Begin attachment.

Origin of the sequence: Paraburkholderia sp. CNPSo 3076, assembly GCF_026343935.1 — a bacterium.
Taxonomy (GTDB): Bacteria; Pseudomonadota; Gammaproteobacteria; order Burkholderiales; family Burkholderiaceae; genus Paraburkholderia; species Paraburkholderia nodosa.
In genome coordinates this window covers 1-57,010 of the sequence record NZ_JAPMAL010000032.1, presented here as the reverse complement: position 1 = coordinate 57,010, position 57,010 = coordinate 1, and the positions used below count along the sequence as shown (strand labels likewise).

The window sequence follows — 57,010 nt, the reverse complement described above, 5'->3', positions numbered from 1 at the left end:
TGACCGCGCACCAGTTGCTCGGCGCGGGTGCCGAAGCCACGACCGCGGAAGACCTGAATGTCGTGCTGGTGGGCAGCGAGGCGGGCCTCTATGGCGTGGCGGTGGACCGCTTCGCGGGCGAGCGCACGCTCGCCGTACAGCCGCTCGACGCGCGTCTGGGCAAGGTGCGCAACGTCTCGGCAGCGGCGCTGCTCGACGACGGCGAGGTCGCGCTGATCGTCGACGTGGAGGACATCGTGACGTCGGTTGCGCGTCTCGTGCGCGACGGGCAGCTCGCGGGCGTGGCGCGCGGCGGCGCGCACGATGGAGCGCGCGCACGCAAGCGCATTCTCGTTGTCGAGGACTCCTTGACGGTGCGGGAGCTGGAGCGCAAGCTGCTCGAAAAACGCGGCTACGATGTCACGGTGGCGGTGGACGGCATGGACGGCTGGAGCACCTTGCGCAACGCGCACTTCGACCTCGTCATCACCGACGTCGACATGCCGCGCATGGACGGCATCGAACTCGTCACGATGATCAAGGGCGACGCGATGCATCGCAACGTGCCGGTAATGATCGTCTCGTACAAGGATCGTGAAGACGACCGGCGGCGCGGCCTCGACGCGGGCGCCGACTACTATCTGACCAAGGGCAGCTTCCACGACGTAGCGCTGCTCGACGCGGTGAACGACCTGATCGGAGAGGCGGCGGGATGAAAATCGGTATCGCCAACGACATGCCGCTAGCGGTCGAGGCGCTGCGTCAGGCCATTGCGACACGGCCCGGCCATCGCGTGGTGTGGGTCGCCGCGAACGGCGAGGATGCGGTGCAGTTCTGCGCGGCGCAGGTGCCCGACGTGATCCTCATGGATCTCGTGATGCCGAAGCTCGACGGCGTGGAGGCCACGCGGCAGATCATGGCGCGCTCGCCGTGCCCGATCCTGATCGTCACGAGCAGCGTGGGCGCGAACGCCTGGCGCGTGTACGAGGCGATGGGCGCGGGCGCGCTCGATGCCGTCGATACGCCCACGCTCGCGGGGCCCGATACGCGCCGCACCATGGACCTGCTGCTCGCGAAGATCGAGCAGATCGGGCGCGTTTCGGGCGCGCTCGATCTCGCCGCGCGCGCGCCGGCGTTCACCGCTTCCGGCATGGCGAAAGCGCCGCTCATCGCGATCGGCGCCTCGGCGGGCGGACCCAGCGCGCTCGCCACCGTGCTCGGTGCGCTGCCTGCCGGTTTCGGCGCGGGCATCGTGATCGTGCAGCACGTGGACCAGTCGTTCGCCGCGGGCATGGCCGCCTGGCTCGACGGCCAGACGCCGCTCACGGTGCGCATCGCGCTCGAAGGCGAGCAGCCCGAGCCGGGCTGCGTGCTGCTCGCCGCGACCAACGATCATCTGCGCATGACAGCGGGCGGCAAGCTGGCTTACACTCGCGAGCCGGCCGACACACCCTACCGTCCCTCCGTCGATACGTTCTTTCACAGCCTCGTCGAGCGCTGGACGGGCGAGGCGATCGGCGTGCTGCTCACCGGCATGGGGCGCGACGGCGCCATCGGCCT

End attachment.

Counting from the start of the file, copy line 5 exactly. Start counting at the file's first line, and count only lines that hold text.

TGACCGCGCACCAGTTGCTCGGCGCGGGTGCCGAAGCCACGACCGCGGAAGACCTGAATGTCGTGCTGGTGGGCAGCGAGGCGGGCCTCTATGGCGTGGCGGTGGACCGCTTCGCGGGCGAGCGCACGCTCGCCGTACAGCCGCTCGACGCGCGTCTGGGCAAGGTGCGCAACGTCTCGGCAGCGGCGCTGCTCGACGACGGCGAGGTCGCGCTGATCGTCGACGTGGAGGACATCGTGACGTCGGTTGCGCGTCTCGTGCGCGACGGGCAGCTCGCGGGCGTGGCGCGCGGCGGCGCGCACGATGGAGCGCGCGCACGCAAGCGCATTCTCGTTGTCGAGGACTCCTTGACGGTGCGGGAGCTGGAGCGCAAGCTGCTCGAAAAACGCGGCTACGATGTCACGGTGGCGGTGGACGGCATGGACGGCTGGAGCACCTTGCGCAACGCGCACTTCGACCTCGTCATCACCGACGTCGACATGCCGCGCATGGACGGCATCGAACTCGTCACGATGATCAAGGGCGACGCGATGCATCGCAACGTGCCGGTAATGATCGTCTCGTACAAGGATCGTGAAGACGACCGGCGGCGCGGCCTCGACGCGGGCGCCGACTACTATCTGACCAAGGGCAGCTTCCACGACGTAGCGCTGCTCGACGCGGTGAACGACCTGATCGGAGAGGCGGCGGGATGAAAATCGGTATCGCCAACGACATGCCGCTAGCGGTCGAGGCGCTGCGTCAGGCCATTGCGACACGGCCCGGCCATCGCGTGGTGTGGGTCGCCGCGAACGGCGAGGATGCGGTGCAGTTCTGCGCGGCGCAGGTGCCCGACGTGATCCTCATGGATCTCGTGATGCCGAAGCTCGACGGCGTGGAGGCCACGCGGCAGATCATGGCGCGCTCGCCGTGCCCGATCCTGATCGTCACGAGCAGCGTGGGCGCGAACGCCTGGCGCGTGTACGAGGCGATGGGCGCGGGCGCGCTCGATGCCGTCGATACGCCCACGCTCGCGGGGCCCGATACGCGCCGCACCATGGACCTGCTGCTCGCGAAGATCGAGCAGATCGGGCGCGTTTCGGGCGCGCTCGATCTCGCCGCGCGCGCGCCGGCGTTCACCGCTTCCGGCATGGCGAAAGCGCCGCTCATCGCGATCGGCGCCTCGGCGGGCGGACCCAGCGCGCTCGCCACCGTGCTCGGTGCGCTGCCTGCCGGTTTCGGCGCGGGCATCGTGATCGTGCAGCACGTGGACCAGTCGTTCGCCGCGGGCATGGCCGCCTGGCTCGACGGCCAGACGCCGCTCACGGTGCGCATCGCGCTCGAAGGCGAGCAGCCCGAGCCGGGCTGCGTGCTGCTCGCCGCGACCAACGATCATCTGCGCATGACAGCGGGCGGCAAGCTGGCTTACACTCGCGAGCCGGCCGACACACCCTACCGTCCCTCCGTCGATACGTTCTTTCACAGCCTCGTCGAGCGCTGGACGGGCGAGGCGATCGGCGTGCTGCTCACCGGCATGGGGCGCGACGGCGCCATCGGCCT